2. The system of claim 1, wherein each of the plurality of conveyor sections are vertically stacked.
3. The system of claim 1, wherein each of the plurality of conveyor sections are positioned end to end.
4. The system of claim 1, wherein the plurality of conveyor sections a vertically stacked and positioned end to end.
5. The system of claim 1, wherein the staging section comprises a stationary conveyor and an elevating conveyor.
6. The system of claim 1, wherein each of the conveyor sections comprise a movable belt.
7. The system of claim 6, wherein the staging section comprises at least two conveyors.
8. The system of claim 7, wherein each of the at least two conveyors comprise a movable belt.
9. A method for deploying a plurality of seismic sensor units from a backdeck of a marine vessel, comprising;
providing a length of flexible cable from a cable storage device disposed on the vessel to a cable handling device;
routing the cable to pass adjacent a workstation;
providing seismic sensor units along a conveyor belt system to the workstation;
attaching individual seismic sensor units to the cable as the cable passes the workstation; and
releasing the cable through the cable handling device to a body of water.
10. The method of claim 9, wherein the attachment comprises:
attaching a lanyard coupled to the individual seismic sensor units to the cable.
11. The method of claim 10, wherein the lanyard is non-conductive.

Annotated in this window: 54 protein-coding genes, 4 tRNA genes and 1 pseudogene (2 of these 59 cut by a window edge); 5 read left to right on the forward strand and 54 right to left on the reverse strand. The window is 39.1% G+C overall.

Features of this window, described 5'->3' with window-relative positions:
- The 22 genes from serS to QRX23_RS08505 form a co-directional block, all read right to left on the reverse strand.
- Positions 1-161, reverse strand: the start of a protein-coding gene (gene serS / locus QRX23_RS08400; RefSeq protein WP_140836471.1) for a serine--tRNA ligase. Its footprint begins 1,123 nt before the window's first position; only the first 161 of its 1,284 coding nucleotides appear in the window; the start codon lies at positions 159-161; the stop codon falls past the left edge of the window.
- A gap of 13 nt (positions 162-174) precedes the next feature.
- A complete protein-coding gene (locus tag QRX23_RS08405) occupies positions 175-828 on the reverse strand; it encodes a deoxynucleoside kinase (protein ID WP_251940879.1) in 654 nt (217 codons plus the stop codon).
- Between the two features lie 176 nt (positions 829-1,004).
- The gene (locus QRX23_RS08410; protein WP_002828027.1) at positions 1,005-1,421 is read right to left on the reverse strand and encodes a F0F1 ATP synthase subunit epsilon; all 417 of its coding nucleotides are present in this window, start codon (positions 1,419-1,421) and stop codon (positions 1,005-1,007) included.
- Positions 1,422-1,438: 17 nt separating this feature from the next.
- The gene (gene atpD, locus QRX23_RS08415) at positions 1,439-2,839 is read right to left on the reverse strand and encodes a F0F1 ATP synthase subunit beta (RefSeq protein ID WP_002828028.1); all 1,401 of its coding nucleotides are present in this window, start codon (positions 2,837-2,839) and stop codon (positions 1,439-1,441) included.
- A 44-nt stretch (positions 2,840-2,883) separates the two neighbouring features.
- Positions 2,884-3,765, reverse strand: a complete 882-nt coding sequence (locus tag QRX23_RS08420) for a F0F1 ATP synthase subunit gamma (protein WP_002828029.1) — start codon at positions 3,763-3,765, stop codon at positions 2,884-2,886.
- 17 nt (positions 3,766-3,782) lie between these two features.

12. The method of claim 10, further comprising:
coupling a clamp device disposed on the lanyard to the cable.
13. The method of claim 9, wherein the cable is flexible.
14. The method of claim 13, wherein the cable consists essentially of a non-conductive material.
15. A method for retrieving a mainline seismic cable from a sub-surface location, comprising:
retrieving a free-end of the mainline seismic cable from a body of water;
routing the free-end to a cable handler and adjacent a workstation;
pulling the mainline cable across the workstation;
detaching individual seismic sensor units from the mainline cable; and
transferring detached seismic sensor units across a plurality of conveyor devices to a storage location.
16. The method of claim 15, wherein each of the conveyor devices comprises a conveyor belt.
17. The method of claim 15, wherein at least one of the conveyor devices is vertically movable.
18. The method of claim 15, wherein the storage location comprises at least one conveyor belt.